Harvesting elderberries - WCAX.COM Local Vermont News, Weather and Sports-

Harvesting elderberries

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It is berry season! We've had great strawberries, raspberries, blueberries and blackberries! But now we have the elderberries coming into their own. 

Elderberries are a native shrub you'll see growing in meadows and abandoned fields. But you can grow certain varieties of them that have bigger berries and better fruit production. For fruit production look for varieties like Samdal, Johns and Nova. Those are the good varieties to grow. 

Elderberries can grow big. Some can grow 8-10 feet tall, but they produce great berries that are good to eat. You can eat them fresh. But they don't have a whole lot of flavor just eaten fresh. They're best used to make jams, juices, jellies and wine, of course!

As they start fruiting you're not the only one who is interested in elderberries. You can see already a bunch of them have been picked off by the birds. If you have an elderberry bush this is what you want to do to protect them from the birds. Take a plastic bag and just cover the bunches. Once the berries turn really dark purple, then you can just snip the bunch off and then take the freezer bag with the berries in it and put it in the freezer. One of the problems with elderberries is these really small berries are hard to pick off one by one. But if you freeze them first, then bring them out the next day, you just shake the bag and they all just drop right off to put in smoothies.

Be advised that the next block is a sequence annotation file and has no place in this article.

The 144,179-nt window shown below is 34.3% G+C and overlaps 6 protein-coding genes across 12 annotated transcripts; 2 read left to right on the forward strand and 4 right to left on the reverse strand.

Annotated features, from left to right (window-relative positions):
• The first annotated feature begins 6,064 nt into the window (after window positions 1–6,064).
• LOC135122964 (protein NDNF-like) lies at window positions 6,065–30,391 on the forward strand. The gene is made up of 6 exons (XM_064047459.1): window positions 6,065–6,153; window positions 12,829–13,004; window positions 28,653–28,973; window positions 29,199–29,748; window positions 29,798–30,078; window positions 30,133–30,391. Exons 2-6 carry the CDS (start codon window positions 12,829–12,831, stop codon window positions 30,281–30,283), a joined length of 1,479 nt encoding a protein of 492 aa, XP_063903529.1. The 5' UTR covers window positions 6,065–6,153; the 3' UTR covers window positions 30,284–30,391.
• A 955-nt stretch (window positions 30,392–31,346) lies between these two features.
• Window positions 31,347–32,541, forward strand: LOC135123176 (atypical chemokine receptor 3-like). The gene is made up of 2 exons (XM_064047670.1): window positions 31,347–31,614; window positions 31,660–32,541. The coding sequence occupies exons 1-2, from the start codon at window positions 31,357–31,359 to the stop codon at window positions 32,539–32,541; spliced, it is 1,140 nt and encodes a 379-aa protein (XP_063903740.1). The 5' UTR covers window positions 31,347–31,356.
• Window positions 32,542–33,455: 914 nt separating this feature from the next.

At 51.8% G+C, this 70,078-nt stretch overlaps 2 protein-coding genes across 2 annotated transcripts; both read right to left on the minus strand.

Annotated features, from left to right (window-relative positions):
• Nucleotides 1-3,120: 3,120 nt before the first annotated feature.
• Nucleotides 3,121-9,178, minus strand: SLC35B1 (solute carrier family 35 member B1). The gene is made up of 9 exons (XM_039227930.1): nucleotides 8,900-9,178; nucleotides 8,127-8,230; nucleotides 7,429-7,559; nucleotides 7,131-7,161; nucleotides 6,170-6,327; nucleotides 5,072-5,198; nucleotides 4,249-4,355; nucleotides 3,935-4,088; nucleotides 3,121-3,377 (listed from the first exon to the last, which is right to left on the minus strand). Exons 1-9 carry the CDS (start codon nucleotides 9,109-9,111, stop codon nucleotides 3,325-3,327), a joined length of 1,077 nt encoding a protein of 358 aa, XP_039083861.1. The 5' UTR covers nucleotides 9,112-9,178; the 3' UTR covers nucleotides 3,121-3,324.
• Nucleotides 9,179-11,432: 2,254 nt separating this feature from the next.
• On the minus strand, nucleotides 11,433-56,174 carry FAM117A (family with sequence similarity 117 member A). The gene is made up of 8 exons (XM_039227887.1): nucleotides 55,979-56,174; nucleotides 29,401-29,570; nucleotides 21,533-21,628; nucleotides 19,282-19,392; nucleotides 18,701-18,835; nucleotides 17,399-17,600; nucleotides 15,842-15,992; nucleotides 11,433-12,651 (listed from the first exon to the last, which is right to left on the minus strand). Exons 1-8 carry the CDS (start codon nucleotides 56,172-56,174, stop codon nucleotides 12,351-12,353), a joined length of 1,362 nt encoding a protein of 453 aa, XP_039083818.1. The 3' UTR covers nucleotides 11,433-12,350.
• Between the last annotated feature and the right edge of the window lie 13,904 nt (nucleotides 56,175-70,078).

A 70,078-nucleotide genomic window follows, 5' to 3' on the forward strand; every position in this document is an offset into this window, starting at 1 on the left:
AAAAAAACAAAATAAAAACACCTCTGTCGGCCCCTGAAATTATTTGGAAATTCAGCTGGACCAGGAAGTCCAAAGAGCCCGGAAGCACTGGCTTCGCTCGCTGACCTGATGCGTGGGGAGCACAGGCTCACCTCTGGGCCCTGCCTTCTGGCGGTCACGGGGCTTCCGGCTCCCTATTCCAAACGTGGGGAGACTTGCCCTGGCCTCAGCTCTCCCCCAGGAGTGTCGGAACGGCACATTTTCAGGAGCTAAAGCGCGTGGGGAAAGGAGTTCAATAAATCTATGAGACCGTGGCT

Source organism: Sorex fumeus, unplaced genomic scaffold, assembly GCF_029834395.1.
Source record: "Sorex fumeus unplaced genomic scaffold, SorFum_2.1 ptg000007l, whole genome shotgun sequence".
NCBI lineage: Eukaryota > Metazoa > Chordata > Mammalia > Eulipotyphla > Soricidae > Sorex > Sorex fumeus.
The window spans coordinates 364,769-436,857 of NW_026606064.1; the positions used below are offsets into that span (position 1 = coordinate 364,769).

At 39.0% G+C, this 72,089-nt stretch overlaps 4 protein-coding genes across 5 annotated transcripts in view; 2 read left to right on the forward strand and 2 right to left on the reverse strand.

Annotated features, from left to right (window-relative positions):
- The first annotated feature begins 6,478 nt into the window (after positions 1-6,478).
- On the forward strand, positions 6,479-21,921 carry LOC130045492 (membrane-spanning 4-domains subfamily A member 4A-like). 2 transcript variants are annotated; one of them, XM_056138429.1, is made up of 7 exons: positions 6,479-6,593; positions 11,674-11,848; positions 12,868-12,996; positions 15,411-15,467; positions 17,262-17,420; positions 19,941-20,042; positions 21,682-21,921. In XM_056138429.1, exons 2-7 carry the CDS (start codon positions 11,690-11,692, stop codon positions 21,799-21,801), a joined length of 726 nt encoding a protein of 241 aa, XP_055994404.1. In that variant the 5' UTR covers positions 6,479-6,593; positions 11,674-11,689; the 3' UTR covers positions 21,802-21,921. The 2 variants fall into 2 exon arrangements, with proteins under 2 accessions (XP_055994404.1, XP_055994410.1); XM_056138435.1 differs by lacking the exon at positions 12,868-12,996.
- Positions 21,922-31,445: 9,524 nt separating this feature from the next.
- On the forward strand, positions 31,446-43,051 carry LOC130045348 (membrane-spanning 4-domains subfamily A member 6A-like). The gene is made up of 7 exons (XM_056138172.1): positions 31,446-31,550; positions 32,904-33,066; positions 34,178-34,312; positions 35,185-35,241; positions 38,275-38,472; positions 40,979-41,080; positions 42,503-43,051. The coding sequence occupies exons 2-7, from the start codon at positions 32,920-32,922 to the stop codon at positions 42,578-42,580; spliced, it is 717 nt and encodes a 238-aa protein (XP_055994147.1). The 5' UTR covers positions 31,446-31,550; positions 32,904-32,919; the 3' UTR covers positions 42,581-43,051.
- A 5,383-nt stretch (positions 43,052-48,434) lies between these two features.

There are ornamental versions of elderberries too. This one is called 'Black Lace'. You can get a beautiful one to fit in your landscape. These are a little smaller, and don't as big a berry production, but a more attractive plant than a huge monster.  

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